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SUMATRA RELIEF

Security threats won't limit efforts

BANDA ACEH, Indonesia -- Aid officials said yesterday that they would not scale back relief efforts on Indonesia's tsunami-stricken Sumatra island, despite security fears raised by the presence of an extremist Islamic group with alleged links to Al Qaeda.

Relief groups setting up operations at the main airport in the provincial capital, Banda Aceh, said they were aware of security concerns in the region and had taken precautions, but they were relying on good will surrounding the relief effort for their safety.

The presence of Laskar Mujahidin, known for killing Christians in another part of Indonesia, has generated fears that US military personnel and others involved in relief work in Aceh Province could become terror targets.

Laskar Mujahidin set up a camp in Aceh and posted a sign that read -- in English -- "Islamic Law Enforcement." Its members say they have been collecting corpses, distributing food, and providing Islamic teaching for refugees. An Indonesian military spokesman, Major General Syafrie Syamsuddin, held a news conference in the capital, Jakarta, to deny rumors that US troops helping in the relief effort were spies and that the US military was trying to set up a long-term base in Aceh.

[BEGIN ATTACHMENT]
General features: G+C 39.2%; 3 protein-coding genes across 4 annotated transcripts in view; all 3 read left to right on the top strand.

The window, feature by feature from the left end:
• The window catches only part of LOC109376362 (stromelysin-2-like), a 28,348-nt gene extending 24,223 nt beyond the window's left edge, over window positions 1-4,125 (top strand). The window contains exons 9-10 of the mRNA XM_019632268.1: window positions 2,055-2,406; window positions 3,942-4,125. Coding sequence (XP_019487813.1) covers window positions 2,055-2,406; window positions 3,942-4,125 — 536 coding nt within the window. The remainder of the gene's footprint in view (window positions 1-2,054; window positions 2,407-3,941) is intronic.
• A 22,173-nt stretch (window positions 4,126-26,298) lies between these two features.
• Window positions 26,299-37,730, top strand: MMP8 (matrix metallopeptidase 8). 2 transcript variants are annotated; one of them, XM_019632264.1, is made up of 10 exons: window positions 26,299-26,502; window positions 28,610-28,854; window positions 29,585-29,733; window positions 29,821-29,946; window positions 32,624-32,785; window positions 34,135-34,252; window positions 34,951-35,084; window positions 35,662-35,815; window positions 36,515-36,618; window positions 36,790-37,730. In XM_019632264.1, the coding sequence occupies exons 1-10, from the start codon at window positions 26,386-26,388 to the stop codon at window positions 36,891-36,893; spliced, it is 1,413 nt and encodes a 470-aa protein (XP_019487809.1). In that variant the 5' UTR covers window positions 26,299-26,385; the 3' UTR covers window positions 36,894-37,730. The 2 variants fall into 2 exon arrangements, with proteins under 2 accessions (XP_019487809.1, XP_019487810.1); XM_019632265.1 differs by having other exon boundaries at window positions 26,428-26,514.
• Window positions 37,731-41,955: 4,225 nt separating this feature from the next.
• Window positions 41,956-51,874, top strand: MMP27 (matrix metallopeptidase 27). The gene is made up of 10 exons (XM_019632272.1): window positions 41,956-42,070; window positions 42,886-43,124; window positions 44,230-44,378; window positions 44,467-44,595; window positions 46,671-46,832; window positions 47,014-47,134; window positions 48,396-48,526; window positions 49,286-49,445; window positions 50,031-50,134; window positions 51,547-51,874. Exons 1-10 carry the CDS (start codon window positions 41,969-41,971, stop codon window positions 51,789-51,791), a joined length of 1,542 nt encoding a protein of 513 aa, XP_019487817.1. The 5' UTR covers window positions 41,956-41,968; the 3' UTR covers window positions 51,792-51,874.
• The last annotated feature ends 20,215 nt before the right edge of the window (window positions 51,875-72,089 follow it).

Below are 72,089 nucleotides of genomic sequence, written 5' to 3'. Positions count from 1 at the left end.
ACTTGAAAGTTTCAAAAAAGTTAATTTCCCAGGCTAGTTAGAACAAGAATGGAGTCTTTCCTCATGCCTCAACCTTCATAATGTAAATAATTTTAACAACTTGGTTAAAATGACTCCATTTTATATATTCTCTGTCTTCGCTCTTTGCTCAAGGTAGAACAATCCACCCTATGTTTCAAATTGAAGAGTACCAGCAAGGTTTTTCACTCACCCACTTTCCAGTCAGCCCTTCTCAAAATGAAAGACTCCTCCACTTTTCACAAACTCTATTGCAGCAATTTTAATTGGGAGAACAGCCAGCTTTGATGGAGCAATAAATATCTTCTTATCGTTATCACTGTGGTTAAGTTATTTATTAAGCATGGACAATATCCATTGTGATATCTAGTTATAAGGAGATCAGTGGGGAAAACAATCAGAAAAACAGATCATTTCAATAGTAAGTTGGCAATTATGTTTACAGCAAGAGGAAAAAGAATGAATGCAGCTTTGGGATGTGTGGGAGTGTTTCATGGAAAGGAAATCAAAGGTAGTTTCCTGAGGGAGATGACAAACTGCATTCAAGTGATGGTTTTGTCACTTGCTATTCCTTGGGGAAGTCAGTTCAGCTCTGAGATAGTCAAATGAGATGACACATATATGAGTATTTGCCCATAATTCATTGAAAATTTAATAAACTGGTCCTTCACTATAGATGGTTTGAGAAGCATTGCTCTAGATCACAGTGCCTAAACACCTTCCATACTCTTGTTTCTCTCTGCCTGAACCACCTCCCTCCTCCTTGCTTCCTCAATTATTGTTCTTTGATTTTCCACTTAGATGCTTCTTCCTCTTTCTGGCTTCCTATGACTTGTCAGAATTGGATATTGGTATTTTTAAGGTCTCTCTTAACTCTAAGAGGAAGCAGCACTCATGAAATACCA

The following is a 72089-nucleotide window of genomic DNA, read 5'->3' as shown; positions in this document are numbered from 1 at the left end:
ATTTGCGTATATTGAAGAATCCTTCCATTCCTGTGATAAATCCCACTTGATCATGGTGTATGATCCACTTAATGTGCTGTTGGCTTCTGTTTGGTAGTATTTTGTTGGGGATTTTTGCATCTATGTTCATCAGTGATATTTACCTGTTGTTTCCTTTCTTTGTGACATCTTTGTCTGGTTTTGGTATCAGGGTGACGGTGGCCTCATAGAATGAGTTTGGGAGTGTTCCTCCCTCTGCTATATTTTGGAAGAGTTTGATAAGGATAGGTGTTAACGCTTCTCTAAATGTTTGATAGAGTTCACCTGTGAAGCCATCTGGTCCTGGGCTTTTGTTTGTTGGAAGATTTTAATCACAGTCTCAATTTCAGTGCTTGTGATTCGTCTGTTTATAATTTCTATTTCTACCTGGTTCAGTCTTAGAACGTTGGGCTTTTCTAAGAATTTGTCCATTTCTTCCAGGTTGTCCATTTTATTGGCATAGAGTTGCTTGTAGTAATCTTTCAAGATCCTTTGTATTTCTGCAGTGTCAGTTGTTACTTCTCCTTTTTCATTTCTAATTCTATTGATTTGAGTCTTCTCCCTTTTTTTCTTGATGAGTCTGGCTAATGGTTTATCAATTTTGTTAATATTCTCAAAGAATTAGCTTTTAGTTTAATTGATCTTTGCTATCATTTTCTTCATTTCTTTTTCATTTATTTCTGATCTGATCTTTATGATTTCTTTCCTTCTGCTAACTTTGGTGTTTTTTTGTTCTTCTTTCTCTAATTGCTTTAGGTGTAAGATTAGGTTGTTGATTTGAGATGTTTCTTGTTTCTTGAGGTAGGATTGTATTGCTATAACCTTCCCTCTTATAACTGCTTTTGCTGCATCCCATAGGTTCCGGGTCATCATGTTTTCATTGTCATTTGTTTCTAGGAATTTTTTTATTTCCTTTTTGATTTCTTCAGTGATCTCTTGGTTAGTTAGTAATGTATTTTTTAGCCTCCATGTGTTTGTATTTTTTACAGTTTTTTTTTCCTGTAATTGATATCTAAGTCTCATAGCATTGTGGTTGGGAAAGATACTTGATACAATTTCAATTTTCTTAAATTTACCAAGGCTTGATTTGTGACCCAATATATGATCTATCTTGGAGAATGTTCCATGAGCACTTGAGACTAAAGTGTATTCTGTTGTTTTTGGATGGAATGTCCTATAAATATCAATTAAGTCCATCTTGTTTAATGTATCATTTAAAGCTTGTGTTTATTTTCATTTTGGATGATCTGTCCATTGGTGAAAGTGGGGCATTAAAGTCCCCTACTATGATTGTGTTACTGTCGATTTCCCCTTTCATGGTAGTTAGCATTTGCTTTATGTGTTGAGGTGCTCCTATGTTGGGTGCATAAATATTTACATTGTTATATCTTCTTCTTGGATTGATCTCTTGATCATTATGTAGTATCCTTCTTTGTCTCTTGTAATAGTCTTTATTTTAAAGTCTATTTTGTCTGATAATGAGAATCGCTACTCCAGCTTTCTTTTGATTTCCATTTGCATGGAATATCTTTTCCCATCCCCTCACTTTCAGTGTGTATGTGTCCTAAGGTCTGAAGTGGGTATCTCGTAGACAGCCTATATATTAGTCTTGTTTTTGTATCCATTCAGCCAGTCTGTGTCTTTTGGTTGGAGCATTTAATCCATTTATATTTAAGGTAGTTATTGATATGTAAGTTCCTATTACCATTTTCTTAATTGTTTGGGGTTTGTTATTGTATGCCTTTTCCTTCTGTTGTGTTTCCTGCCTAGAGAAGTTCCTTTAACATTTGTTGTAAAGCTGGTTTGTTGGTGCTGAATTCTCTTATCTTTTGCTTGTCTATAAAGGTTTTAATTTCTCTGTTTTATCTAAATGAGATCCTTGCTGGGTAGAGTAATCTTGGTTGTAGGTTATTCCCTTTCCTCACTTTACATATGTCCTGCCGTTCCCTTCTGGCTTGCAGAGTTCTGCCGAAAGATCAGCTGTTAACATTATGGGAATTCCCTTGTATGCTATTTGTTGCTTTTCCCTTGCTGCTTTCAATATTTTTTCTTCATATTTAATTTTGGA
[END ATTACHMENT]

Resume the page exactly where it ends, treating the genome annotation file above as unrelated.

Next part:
"They are merely dealing with a humanitarian operation, not a military one," Syamsuddin said yesterday. "They should not be accused of various things . . . that can make them upset."

It was not clear what the source of the rumors was, nor how widely they had circulated, though opposition politicians have accused the Indonesian government of being unprepared to cope with the disaster and of being forced into the "shameful" position of having to accept foreign help.

"If the United States and Australia act beyond their humanitarian task, then we have to resist," said Amien Rais, who heads Indonesia's highest legislative body. "But if otherwise, we ought to thank them."

A security official in the Philippines -- one of several Southeast Asian countries, including Indonesia, where the Al Qaeda-linked terrorist group Jemaah Islamiyah operates -- warned that extremists would take whatever opportunity they could to launch attacks on Americans.

An attack would become more likely if outsiders were perceived to have motives other than delivering aid to Aceh, where separatist guerrillas have fought the government for two decades.

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